Quasi-steady shrinking core analysis of wood combustion
A shrinking core model of the combustion of individual chunkwood and particle wood elements is developed and validated by comparison with literature data. The model is formulated on the physical evidence that large wood specimens inserted into a hot convective environment lose weight mostly over a relatively thin outside layer, while the interior (core) remains relatively undisturbed. The modeling of the complete process requires a correlation of the turbulent heat and mass transfer coefficients which include explicitly the effects of transpiration of volatilized organic compounds and moisture, along with geometry, and equivalent radius. The fuel element burnout time is shown to be a function of fuel properties, moisture content, and size. Drier and smaller elements burn faster while moisture is shown to slow the shrinking rate due to the cooling effects of transpiration and the latent heat of evaporation.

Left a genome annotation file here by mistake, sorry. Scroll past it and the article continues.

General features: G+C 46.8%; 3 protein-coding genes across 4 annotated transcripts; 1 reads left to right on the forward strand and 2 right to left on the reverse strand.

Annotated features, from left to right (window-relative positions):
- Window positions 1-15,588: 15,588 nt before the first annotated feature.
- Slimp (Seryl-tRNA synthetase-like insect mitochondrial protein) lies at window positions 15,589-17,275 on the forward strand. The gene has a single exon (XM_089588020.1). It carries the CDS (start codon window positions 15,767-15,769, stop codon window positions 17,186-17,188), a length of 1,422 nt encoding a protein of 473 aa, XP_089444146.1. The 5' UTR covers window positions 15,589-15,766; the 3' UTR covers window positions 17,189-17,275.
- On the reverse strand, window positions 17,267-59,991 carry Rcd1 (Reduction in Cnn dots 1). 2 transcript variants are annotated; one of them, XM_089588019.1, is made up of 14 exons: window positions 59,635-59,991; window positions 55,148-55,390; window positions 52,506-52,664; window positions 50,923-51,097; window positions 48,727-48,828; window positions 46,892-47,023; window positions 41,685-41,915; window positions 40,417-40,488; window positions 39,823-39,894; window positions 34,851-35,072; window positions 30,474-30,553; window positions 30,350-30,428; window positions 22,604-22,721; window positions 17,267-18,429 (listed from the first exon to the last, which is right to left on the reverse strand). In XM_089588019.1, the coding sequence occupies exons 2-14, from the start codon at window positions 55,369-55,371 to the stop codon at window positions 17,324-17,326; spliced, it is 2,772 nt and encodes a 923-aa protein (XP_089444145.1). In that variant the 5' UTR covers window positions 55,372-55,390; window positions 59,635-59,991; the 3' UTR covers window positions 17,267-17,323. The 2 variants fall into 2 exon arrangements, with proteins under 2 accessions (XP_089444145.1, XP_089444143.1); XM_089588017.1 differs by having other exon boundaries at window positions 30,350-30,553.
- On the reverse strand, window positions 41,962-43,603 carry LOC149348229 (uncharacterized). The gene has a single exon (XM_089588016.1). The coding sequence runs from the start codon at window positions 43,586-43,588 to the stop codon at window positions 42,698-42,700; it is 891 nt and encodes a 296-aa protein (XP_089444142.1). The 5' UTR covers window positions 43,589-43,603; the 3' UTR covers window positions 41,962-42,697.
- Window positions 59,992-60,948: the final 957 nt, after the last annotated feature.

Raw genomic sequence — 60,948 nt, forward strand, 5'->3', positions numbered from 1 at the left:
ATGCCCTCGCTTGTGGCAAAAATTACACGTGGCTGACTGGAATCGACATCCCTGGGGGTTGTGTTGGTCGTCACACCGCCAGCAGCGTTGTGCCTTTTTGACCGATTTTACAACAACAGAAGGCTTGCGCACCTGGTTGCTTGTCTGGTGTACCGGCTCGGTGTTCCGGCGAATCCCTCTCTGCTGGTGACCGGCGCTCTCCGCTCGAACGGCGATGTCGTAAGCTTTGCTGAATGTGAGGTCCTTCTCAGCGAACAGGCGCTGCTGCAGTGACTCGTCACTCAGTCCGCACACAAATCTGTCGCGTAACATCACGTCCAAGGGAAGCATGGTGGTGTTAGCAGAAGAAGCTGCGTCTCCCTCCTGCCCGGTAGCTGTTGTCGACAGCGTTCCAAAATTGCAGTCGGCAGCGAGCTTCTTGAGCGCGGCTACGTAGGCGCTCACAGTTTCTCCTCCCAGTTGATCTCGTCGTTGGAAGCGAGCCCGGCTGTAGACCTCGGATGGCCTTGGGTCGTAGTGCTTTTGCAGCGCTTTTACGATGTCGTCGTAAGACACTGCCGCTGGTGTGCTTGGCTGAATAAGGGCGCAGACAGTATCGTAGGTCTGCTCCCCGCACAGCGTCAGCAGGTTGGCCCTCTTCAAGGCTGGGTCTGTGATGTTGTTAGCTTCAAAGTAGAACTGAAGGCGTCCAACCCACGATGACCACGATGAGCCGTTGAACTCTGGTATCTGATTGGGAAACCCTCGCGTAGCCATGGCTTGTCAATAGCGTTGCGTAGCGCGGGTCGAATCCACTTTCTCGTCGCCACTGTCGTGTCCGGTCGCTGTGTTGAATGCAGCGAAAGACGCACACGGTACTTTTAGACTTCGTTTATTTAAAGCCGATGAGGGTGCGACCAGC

Ouedraogo, A., Mulligan, J. C., & Cleland, J. (1998). Quasi-steady shrinking core analysis of wood combustion. Combustion and Flame, 114(1-2), 1-12. DOI: 10.1016/S0010-2180(97)00291-5